Captain's Verses

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Captain's Verses

by Pablo Neruda

New Directions | February 17, 2009 | Trade Paperback

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Pablo Neruda, winner of the Nobel Prize for Literature, finished writing The Captain's Verses in 1952 while in exile on the island of Capri the paradisal setting for the blockbuster film Il Postino (The Postman). Surrounded by sea, sun, and Capri's natural splendors, Neruda addressed these poems to his lover Matilde Urrutia before they were married, but didn't publish them publicly until 1963. This complete, bilingual collection has become a classic for love-struck readers around the world passionately sensuous, and exploding with all the erotic energy of a new love."

Format: Trade Paperback

Dimensions: 176 pages, 8 × 5.25 × 0.5 in

Published: February 17, 2009

Publisher: New Directions

Language: English

The following ISBNs are associated with this title:

ISBN - 10: 081121821X

ISBN - 13: 9780811218214

Found in: Fiction and Literature

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– More About This Product –

Captain's Verses

by Pablo Neruda

Format: Trade Paperback

Dimensions: 176 pages, 8 × 5.25 × 0.5 in

Published: February 17, 2009

Publisher: New Directions

Language: English

The following ISBNs are associated with this title:

ISBN - 10: 081121821X

ISBN - 13: 9780811218214

From the Publisher

Pablo Neruda, winner of the Nobel Prize for Literature, finished writing The Captain's Verses in 1952 while in exile on the island of Capri the paradisal setting for the blockbuster film Il Postino (The Postman). Surrounded by sea, sun, and Capri's natural splendors, Neruda addressed these poems to his lover Matilde Urrutia before they were married, but didn't publish them publicly until 1963. This complete, bilingual collection has become a classic for love-struck readers around the world passionately sensuous, and exploding with all the erotic energy of a new love."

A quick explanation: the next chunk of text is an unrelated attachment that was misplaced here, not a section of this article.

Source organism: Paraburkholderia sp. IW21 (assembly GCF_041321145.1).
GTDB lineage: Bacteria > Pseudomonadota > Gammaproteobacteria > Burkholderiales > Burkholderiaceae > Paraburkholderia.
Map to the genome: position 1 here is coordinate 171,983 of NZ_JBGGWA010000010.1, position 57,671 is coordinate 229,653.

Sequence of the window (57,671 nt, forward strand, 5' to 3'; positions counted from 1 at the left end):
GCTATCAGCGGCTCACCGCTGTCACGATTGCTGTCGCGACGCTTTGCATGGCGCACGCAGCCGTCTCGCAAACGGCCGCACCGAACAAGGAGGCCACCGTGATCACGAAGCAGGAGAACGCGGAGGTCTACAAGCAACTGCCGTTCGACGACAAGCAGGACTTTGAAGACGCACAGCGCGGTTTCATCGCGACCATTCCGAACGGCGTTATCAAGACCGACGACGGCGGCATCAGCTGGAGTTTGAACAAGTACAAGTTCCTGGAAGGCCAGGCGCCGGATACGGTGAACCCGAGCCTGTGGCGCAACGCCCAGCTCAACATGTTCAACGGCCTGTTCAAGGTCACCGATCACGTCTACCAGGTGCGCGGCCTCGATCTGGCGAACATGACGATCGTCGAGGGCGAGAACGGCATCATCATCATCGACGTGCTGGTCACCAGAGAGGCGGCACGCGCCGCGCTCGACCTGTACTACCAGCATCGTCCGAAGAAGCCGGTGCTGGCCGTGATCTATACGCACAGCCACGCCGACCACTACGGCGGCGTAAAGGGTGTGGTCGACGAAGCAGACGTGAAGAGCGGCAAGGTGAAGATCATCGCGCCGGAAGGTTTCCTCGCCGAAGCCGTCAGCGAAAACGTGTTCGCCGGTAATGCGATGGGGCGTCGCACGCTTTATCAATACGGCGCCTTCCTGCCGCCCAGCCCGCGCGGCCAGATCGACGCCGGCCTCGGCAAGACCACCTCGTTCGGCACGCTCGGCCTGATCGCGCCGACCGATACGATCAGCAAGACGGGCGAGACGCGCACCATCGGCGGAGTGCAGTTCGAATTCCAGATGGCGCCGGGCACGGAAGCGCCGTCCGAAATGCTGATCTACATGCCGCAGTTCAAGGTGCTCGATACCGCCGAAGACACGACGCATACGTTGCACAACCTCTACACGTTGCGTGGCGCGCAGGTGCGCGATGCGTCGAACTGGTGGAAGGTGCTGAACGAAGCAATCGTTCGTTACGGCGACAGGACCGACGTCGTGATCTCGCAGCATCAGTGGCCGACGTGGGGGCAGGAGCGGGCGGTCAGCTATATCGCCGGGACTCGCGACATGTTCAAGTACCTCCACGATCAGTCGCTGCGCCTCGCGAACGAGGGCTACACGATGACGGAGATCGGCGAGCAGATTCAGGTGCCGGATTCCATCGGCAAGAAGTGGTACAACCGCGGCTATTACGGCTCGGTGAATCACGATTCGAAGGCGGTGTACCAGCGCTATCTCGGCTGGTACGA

About the Author

Neruda's poetry moved through a variety of periods and styles, beginning with the youthful romanticism of Crepusculary (1919), which shows the seeds of his later social commitment. In Twenty Poems of Love and a Song of Despair (1924), his tone becomes more despairing, a mood amplified in The Attempt of Infinite Man, an experiment with the avant-garde expressing the painful confrontation with human limits. The three hermetic volumes of Residence on Earth (1933) are surrealistic in style and subject matter, characterized by twisted syntax, audacious metaphors, and truncated phrases that express the chaos of the modern mind and an ontological despair. The Canto General (1950) is an effort to capture the epic tone of Latin America's history; highly political in large part, it contains some of the poet's finest work, as in his single greatest work, The Heights of Machu Picchu (1945). In later work, Neruda ranged from experiments with "conversational" poetry in Extravagaria (1958) to lyric autobiography to the rapturous contemplation of the natural world's wonders. In volumes such as Spain in the Heart and Intimate Letter to Millions, his verse becomes less hermetic, more accessible, and particularly more political. In 1927 Neruda entered Chile's diplomatic corps, and after an unpleasant tour in the Orient, he became consul to Barcelona and then moved to Madrid in 1935. He devoted himself to the cause of the Spanish republic, and its destruction by Franco's forces led him into poli
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